You are here: Home Other Health Departments Health System Trust

Download Template for Joomla Full premium theme.

Deutschland online bookmaker http://artbetting.de/bet365/ 100% Bonus.

Online bookmaker bet365

confirmed COVID-19 cases in South Africa is 19 137

As of today, the total number of confirmed COVID-19 cases in South Africa is 19 137.


  • Written by Web Administrator
  • Hits: 556

COVID-19 UPDATE 7-May-2020 (South Africa)

As of today, the total number of confirmed COVID-19 cases in South Africa is 8232. 

Case Data

Provinces Total cases for 7 May 2020
Eastern Cape 929
Free State 134
Gauteng 1804
KwaZulu-Natal 1204
Limpopo 41
Mpumalanga 59
North West 40
Northern Cape 27
Western Cape 3994
Unknown 0
Total 8232


Testing Data

A total of 292 153 tests have been conducted to date with 12 774 tests done in the past 24 hours

Sector Total tested   New tested  
Private 146 774 50% 6 534 51%
Public 145 379 50% 6 240 49%
Grand Total 292 153   12 774  


Reported COVID-19 Deaths:

Regrettably, we report more COVID-19 related deaths: 2 from KwaZulu Natal and 6 from Western Cape. This brings the total national deaths to 161.

We wish to express our condolences to the loved ones of the deceased and thank the health care workers who treated these patients.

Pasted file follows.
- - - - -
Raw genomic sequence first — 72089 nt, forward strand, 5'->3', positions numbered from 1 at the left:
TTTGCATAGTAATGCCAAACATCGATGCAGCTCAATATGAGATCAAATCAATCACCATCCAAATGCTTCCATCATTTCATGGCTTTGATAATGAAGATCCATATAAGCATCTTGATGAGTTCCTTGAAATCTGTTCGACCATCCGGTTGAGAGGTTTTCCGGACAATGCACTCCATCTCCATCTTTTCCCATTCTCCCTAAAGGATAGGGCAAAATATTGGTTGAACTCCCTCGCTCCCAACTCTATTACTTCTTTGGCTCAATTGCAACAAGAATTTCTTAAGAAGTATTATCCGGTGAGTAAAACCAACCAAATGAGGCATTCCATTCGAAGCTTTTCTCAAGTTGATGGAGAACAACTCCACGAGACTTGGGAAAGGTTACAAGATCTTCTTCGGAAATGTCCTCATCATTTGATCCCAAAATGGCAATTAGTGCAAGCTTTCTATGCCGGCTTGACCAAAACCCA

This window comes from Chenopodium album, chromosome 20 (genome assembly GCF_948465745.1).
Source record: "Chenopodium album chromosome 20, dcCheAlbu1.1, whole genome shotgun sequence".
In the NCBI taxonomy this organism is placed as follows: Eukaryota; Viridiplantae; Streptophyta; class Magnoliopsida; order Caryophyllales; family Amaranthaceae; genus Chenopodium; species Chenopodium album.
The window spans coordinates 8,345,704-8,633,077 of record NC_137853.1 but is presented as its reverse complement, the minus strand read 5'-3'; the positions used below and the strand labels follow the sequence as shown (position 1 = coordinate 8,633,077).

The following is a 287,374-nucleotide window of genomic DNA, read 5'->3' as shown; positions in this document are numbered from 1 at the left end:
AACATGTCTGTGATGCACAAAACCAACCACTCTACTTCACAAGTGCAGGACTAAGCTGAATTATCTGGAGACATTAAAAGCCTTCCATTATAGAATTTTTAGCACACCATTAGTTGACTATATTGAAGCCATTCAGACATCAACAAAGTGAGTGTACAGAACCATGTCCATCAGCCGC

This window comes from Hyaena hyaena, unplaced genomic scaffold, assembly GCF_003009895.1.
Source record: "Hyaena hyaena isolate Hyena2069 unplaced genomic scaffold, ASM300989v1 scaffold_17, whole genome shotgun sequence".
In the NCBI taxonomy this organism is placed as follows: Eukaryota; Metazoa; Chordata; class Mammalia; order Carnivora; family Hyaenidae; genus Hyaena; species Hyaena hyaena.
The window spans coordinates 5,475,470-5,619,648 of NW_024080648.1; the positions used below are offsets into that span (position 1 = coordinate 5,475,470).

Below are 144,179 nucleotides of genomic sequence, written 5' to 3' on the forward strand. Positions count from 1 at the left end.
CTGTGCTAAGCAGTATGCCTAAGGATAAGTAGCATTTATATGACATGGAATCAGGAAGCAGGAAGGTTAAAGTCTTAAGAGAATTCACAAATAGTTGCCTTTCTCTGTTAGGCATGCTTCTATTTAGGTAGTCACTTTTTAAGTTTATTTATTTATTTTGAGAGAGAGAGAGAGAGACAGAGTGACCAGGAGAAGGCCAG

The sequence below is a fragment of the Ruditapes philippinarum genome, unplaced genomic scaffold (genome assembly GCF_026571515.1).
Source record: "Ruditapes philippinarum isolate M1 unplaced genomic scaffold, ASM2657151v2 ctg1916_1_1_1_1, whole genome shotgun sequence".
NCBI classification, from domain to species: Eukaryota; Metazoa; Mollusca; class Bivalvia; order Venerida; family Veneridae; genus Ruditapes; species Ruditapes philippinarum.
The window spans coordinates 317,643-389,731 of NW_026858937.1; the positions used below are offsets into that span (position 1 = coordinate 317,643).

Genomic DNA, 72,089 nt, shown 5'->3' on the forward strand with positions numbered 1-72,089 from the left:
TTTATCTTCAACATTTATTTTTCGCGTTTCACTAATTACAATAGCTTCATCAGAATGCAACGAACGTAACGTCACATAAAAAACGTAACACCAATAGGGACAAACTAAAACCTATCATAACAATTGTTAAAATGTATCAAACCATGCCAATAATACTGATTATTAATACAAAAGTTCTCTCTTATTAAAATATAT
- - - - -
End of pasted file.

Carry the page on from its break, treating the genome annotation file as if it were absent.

The provincial breakdown is as follows:

Province Deaths
Eastern Cape 18
Free State 6
Gauteng 15
KwaZulu Natal 40
Limpopo 3
Mpumalanga 0
North West 0
Northern Cape 0
Western Cape 79
Total 161
  • Written by NCID
  • Hits: 563

Coronavirus Pandemic: Why A Flu Jab Is A Good Idea In Countries Heading Into Winter

Marietjie Venter, University of Pretoria

As the southern hemisphere moves closer to winter, virologists are concerned about the upcoming influenza season. This may result in more people needing medical care for flu – including hospitalisation – while the health system is still battling the coronavirus. This may swing the pendulum in favour of SARS-CoV-2 by making it harder to control the pandemic, especially in Africa, which has recorded the lowest number of cases thus far.

There are many other respiratory viruses that circulate throughout the year. But the influenza virus can be deadly. Influenza epidemics occur in late autumn and winter – between May and August – in the southern hemisphere and during the rainy season, which may be year round in the tropics.

Most people who get influenza only have a mild illness: a fever, cough (usually dry), headache, muscle and joint pain, severe malaise (feeling unwell), sore throat and a runny nose. But influenza can also cause more severe illness. This includes lower respiratory tract diseases that cause difficulty breathing, such as bronchitis or pneumonia. These conditions may require hospitalisation or even be fatal.

These signs are very similar to those caused by COVID-19. It may create additional anxiety for patients and stress on the healthcare system this year. This is why it’s advisable that everybody get the influenza vaccine. It will not protect people from COVID-19, but it will reduce influenza-related illness and in effect ease stress on health services during this pandemic.